• How long will each repair take?
  • How will you manage the repair or renovation process?
  • What’s the total cost of materials? Do your contractors know your budget?
  • Where will you source the materials?
  • Which repairs need to be made first (for example, a roof before drywall)?

If you carefully track every aspect of the repairs and renovations, you can ensure your project doesn’t go over budget and reduce or squander your overall profit.

6. Sell the Property

Image showing a person holding a tiny model house and a set of keys titled Search for Properties Below Market Value

Once you’ve made the needed repairs and renovations, you’re almost ready to sell the property. First, you’ll need to have the home inspected to ensure the repairs comply with local codes, rules, and regulations.

After the inspection, have an appraiser come out and reassess the property’s value after repairs. Their appraisal should be close to your earlier ARV estimates if you calculated them correctly.

With the new, higher appraisal price, you’re ready to list the property for sale if you don’t already have a buyer lined up. Partner with a real estate agent or opt to sell it yourself (FSBO) to retain more profit.

Remember, real estate agents take their commission out of the sale price of the home. To speed up the sale process, you’ll want to market your listing as widely as possible.

Post it online, put up flyers, tell friends and family about it, and hold open houses. Do whatever you can spread the word about the listing. Once you receive an acceptable offer, you’ll go through the closing process over about 30 days.

You’ll receive payment for the house, transfer the deed, and hand the keys over to the new owner. You’ve successfully flipped your first house! 

Where to Find Flip-Worthy Houses

Last step inhow to flip a house

Houses suitable for flipping can be found just about anywhere. Some investors look for properties already on the market that are priced well below market value.

Others look for off-market distressed properties and contact the owner to see if they’d sell. Some hear about unlisted properties from other investors.

Others prefer to source properties from auctions, foreclosures, or short sales. It’s all about your preference and how much time you want to invest in finding flip-worthy houses.

In any case, building relationships with other real estate investors in your area will help you come across more flippable properties.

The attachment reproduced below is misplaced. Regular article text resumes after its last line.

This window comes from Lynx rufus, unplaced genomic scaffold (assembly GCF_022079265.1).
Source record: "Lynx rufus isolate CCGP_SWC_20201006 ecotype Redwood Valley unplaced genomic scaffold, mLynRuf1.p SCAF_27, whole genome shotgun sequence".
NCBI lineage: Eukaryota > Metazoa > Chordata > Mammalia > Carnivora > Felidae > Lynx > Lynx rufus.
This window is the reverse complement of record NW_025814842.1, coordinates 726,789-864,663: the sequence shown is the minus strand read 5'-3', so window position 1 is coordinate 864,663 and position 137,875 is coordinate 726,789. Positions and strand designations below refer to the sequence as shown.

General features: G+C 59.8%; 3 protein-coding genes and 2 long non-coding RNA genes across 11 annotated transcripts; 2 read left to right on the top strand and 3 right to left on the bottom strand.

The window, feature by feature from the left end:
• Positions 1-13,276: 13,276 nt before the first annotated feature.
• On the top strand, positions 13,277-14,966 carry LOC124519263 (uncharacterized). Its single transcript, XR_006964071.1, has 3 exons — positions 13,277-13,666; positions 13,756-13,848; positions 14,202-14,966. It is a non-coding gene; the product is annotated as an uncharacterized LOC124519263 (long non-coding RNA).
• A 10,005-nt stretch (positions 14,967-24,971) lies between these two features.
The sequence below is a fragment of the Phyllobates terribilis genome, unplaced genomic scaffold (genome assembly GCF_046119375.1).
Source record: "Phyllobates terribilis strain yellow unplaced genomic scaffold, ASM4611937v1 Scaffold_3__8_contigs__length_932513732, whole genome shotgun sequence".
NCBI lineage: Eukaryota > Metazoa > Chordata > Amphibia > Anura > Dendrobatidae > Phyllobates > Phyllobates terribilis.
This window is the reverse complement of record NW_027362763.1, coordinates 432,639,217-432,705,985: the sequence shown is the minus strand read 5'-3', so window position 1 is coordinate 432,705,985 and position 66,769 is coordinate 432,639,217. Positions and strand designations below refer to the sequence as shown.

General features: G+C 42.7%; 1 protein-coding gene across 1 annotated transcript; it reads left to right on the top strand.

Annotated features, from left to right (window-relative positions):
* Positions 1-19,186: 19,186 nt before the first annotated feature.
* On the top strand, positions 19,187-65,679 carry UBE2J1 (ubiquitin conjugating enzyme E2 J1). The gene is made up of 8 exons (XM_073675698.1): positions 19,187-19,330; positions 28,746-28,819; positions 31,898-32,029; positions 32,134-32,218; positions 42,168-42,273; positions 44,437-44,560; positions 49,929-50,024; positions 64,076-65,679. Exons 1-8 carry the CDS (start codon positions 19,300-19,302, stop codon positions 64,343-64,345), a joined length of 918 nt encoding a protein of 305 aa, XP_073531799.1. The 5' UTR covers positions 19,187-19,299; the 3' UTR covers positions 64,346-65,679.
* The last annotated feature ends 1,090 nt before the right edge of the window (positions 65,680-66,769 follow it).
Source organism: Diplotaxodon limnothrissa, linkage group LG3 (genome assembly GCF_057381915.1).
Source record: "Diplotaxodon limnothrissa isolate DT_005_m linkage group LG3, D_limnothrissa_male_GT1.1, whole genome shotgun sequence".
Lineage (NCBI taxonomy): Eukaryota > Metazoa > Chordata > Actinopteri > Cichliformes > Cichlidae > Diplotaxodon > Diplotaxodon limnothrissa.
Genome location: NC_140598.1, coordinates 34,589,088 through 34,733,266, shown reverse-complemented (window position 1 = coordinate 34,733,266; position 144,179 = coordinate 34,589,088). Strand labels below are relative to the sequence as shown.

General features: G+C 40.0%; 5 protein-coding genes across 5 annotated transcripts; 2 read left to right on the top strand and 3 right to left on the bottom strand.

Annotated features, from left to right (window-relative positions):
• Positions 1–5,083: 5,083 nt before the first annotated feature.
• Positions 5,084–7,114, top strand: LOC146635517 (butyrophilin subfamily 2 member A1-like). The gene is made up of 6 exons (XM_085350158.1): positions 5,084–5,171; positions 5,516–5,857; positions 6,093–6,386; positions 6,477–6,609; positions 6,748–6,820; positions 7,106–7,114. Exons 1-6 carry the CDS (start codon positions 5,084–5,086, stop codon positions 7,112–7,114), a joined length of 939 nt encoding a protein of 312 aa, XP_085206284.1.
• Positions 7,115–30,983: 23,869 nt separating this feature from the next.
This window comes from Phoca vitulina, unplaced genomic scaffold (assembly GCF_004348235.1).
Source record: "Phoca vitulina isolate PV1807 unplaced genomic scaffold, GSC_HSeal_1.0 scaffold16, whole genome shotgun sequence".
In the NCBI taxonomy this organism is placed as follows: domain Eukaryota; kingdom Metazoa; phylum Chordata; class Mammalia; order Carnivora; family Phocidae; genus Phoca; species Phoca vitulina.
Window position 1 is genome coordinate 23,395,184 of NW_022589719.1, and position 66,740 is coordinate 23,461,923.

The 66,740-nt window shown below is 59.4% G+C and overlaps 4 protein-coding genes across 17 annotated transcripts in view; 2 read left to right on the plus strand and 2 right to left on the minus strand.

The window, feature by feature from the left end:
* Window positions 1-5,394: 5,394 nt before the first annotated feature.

When an investor passes on an unlisted property they don’t want, decides to get out of the business and sell properties in need of rehabbing, or doesn’t have time to complete a rehab project they started, you can greatly benefit.

You can also use these contacts to share information on a below-market property you don’t want to buy or sell rental properties you’ve fixed up. To learn more about this, read our guide on how to find real estate investors.

How to Flip a House: Quick Overview

How to flip a house infographic

Flipping a house may seem like a monumental task, but the steps involved are relatively simple.

  • Make sure you have access to the money you’ll need to purchase the property. Don’t forget the money you’ll need to make the needed repairs and cover additional costs when you own the property. There are often unexpected expenses, so ensure you’ll have more than enough, not just enough.
  • View properties with an investor’s eye, not a buyer’s eye, to pick the best investments. If the carpets are ugly and outdated, but the price is right, it’s not a deal-breaker. You can replace the flooring. But if the roof is leaky, the floors are sagging, and there’s evidence of foundational issues, the repair cost will probably outweigh your profit.
  • Arm yourself with research and calculations to make sure you stand to profit from the property you buy. How much do comparable homes sell for in the area? How much are the needed repairs going to cost, and did an inspector confirm those are the only repairs needed? Does the property fit within the 70% rule?
  • Stay involved with the repairs and renovations if you’re hiring contractors to do them. Be clear about your budget and the scope of the work you want done. Follow a timeline to ensure you stay on track.
  • Before you sell the house, have it inspected and appraised. As long as you’ve followed each step and accurately calculated the ARV and cost of repairs, the appraisal should confirm your estimates.

If you enjoy flipping your first house, the profits you earn from selling it can finance your next investment. And the more houses you flip, the better you’ll get at identifying good investment opportunities and estimating repairs and home values.

Investing in real estate can start as a side hustle and grow into a full-time career if you commit yourself to learning more, doing research, and connecting with other experienced investors.